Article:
Nate Champion was a cowboy, rancher, and key figure in the Johnson County War of Wyoming.
Born on September 29, 1857, near Round Rock, Texas, Nate grew up to be a top cowboy. Somewhere along the line, he moved to Wyoming, where he ran a small ranch in Johnson County. Though known for his honesty and forthrightness, Nate made the “list” of those the cattle barons wanted to get rid of, most likely because of his “alleged” support of a rival stock association called the Northern Wyoming Farmers and Stock Growers Association. On the other hand, the cattle barons ran the more powerful Wyoming Stock Growers Association, which implemented several rules to make it difficult for small ranchers.
According to Dale Champion, Nate’s great great great nephew, in his research, he found that Nate was not actively promoting the competing association. In fact, Champion tells us that the Association had appointed Nate as their leader during a meeting he didn’t even attend. When Nate found out, he declined the nomination, but word had gotten out about the meeting. Dale Champion says, “By them choosing Nate, they signed his death warrant.”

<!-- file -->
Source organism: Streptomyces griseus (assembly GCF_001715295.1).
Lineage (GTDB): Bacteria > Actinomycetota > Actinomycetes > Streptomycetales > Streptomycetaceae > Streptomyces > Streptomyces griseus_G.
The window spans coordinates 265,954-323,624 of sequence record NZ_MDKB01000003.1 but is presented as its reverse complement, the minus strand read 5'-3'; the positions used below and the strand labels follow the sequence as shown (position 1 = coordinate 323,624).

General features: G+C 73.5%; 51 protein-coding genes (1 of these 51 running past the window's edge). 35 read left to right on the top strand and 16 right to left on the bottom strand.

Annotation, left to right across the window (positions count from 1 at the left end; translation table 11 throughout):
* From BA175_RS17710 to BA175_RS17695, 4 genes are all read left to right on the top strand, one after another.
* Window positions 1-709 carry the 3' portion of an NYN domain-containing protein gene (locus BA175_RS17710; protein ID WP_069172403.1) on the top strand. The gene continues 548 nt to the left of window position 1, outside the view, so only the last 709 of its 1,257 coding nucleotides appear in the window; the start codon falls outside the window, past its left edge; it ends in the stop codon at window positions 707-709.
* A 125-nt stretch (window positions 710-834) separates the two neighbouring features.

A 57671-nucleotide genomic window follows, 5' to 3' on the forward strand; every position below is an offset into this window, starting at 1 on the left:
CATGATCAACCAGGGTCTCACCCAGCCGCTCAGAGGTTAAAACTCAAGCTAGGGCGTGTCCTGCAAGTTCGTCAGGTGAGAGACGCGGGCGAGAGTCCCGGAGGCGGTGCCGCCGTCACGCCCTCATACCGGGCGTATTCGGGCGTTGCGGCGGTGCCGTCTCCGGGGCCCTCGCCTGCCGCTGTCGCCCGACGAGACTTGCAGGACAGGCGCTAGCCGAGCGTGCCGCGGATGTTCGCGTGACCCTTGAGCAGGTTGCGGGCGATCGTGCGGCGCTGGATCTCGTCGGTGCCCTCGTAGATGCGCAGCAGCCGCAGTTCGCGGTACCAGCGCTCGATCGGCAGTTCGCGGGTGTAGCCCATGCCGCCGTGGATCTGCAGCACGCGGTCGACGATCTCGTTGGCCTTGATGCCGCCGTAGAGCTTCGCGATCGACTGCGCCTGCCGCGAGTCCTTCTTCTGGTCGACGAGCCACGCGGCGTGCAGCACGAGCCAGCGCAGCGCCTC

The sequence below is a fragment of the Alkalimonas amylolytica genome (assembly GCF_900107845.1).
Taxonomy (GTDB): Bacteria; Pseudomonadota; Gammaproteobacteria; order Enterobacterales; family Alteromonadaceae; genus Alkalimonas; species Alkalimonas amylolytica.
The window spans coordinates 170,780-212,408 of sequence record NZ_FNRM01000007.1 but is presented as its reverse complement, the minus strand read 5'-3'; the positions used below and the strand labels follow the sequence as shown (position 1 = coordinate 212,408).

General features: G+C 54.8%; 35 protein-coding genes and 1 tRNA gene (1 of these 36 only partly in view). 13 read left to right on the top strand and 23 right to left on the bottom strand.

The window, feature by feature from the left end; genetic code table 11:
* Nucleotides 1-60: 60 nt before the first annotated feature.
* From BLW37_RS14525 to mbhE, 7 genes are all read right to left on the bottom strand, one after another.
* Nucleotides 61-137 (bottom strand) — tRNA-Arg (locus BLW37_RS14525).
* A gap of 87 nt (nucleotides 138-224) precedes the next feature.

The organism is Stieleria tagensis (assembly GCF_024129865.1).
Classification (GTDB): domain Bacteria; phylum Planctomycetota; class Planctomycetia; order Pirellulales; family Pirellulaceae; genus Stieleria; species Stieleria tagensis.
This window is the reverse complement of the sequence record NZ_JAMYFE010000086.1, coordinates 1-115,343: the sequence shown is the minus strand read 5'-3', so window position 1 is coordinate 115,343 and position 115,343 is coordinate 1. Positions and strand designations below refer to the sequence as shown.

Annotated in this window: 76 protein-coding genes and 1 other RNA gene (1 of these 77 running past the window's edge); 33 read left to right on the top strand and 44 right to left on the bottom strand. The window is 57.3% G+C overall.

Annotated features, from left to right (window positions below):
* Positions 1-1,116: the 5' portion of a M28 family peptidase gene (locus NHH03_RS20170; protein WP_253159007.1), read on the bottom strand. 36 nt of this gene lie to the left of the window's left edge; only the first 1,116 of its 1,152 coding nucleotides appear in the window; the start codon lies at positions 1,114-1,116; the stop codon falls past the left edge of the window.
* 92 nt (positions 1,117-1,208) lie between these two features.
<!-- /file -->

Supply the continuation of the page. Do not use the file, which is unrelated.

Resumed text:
The wealthy ranchers soon labeled him a cattle rustler, and when they brought in 50 henchmen and gunfighters, Nate’s KC Ranch was the first to be targeted in what became known as the Johnson County War. The men arrived on April 9, 1892, when four men, including Champion, were at the ranch cabin. Two of the men, trappers who had just been passing by, were captured by the cattle baron group, and a cowboy named Rueben “Nick” Ray was shot and killed. Nate was besieged in his cabin as a hail of bullets came in his direction. He held out for several hours, killing at least four gunmen and wounding several others. However, when they set his cabin on fire, he was forced to emerge and was shot down. Dale Champion says, “At the time of Nate’s death, he had eight pack horses, all just paid for, and nearly 200 head of cattle of his own. He was getting ready to take a ranch and homestead it. He had a good reputation as an honest businessman.”
One of the men who participated in the siege was famous gunman Frank M. Canton, who reportedly regretted the incident so much that he left the cattlemen’s association shortly after that and moved to Oklahoma, where he became a U.S. Deputy Marshal.